[0191] The systems and techniques described here maybe implemented in a computing system that includes a back-end component (e.g., as a data server), or that includes a middleware component (e.g., an application server), or that includes a front-end component (e.g., a client computer having a graphical user interface or a Web browser through which a user may interact with an implementation of the systems and techniques described here), or any combination of such back-end, middleware, or front-end components. The components of the system may be interconnected by any form or medium of digital data communication (e.g., a communication network). Examples of communication networks include a local area network (“LAN”), a wide area network (“WAN”), and the Internet.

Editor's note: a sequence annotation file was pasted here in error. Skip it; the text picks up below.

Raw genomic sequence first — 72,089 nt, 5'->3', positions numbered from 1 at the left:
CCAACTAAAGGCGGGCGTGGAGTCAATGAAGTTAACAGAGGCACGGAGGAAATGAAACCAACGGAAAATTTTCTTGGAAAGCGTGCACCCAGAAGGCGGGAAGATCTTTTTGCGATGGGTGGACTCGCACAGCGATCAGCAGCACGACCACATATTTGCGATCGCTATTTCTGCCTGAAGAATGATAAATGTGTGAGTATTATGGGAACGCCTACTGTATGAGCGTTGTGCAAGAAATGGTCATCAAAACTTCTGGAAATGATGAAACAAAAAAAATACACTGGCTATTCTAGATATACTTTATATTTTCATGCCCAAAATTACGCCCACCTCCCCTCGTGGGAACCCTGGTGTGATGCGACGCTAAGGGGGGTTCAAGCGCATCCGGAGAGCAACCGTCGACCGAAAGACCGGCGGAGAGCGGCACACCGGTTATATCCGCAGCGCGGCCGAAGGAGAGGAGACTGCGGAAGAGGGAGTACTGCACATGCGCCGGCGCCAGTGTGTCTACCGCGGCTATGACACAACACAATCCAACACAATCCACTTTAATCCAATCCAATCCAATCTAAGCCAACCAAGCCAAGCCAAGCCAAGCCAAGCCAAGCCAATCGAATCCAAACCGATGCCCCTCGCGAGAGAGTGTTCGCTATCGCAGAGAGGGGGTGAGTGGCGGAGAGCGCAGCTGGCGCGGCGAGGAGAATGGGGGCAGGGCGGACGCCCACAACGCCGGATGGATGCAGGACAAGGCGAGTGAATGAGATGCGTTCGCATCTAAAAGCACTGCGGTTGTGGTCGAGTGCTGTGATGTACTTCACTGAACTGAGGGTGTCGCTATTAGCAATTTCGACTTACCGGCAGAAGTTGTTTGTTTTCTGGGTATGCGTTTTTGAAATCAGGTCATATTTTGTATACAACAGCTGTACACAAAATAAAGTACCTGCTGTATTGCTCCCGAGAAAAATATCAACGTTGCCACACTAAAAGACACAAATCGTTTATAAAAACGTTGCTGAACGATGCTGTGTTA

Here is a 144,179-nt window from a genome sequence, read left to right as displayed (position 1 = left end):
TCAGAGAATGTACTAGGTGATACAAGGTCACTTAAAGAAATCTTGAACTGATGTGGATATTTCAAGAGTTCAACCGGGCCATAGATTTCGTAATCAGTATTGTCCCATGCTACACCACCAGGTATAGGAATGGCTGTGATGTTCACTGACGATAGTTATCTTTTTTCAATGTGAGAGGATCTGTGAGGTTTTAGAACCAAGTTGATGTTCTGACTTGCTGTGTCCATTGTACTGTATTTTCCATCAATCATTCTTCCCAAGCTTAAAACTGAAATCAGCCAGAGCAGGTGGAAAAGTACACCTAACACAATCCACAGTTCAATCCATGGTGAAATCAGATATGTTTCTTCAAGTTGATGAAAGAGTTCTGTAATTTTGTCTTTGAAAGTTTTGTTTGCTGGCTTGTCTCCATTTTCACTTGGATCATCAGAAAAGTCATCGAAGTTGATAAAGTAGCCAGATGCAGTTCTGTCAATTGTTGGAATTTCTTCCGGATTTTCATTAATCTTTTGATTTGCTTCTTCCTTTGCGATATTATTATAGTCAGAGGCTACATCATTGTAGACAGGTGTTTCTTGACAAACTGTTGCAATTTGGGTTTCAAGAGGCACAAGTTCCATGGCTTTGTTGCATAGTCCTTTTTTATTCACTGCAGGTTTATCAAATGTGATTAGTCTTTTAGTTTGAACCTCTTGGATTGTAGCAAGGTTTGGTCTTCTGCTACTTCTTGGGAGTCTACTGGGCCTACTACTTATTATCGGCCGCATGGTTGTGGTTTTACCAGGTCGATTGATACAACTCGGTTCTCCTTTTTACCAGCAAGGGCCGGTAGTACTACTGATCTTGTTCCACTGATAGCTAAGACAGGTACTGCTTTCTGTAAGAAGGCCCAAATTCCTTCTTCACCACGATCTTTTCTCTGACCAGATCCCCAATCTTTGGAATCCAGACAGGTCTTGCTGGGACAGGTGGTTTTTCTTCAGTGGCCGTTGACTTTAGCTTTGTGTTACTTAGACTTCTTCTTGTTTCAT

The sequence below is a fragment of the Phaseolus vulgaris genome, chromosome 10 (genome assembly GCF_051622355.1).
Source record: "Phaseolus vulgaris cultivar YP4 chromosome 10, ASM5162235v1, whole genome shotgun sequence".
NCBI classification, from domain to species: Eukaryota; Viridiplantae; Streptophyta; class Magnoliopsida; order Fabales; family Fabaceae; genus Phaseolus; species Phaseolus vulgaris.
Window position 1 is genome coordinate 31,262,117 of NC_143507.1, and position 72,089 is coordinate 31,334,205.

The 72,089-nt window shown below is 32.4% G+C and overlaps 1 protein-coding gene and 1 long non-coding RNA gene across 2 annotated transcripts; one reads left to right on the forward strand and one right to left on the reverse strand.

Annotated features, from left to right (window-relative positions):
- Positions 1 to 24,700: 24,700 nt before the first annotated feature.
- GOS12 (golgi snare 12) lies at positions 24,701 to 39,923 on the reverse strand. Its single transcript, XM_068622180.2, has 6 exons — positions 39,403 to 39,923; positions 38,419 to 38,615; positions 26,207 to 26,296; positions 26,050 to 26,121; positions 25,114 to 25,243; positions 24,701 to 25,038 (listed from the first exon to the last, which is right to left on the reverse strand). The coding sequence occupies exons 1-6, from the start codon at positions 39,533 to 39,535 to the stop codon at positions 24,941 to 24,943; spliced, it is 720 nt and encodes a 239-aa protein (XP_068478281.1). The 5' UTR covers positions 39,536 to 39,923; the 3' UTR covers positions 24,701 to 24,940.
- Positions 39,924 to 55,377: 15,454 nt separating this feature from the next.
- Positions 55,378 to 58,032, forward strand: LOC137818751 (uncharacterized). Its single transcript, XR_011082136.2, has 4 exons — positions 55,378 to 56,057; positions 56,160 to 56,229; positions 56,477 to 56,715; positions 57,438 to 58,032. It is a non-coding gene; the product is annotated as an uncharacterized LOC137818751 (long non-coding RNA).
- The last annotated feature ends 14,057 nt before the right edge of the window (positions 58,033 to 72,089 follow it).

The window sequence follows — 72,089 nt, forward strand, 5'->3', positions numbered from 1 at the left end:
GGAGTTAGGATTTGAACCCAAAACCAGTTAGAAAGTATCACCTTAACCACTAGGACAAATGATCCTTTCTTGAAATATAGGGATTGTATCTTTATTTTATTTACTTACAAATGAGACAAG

[0192] The computing system may include clients and servers. A client and server are generally remote from each other and typically interact through a communication network. The relationship of client and server arises by virtue of computer programs running on the respective computers and having a client-server relationship to each other.

[0193] Although only a few embodiments have been described in detail above, other modifications are possible. In certain implementations, multitasking and parallel processing may be preferable.

[0194] Other embodiments may be within the scope of the following claims.

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Classifications
U.S. Classification719/328
International ClassificationG06F9/44, G06Q10/00, H04L29/08, G06F9/46
Cooperative ClassificationH04L69/32, G06F8/20, G06Q10/067, G06F9/54, G06Q10/10, G06Q10/06
European ClassificationG06F9/54, G06Q10/10, G06F8/20, G06Q10/06, G06Q10/067, H04L29/08A
Legal Events
DateCodeEventDescription
Mar 24, 2004ASAssignment
Owner name: SAP AKTIENGESELLSCHAFT, GERMANY
Free format text: ASSIGNMENT OF ASSIGNORS INTEREST;ASSIGNORS:AIGNER, WERNER;BERINGER, JOERG;MUELLER, STEFAN;AND OTHERS;REEL/FRAME:014458/0681;SIGNING DATES FROM 20040303 TO 20040311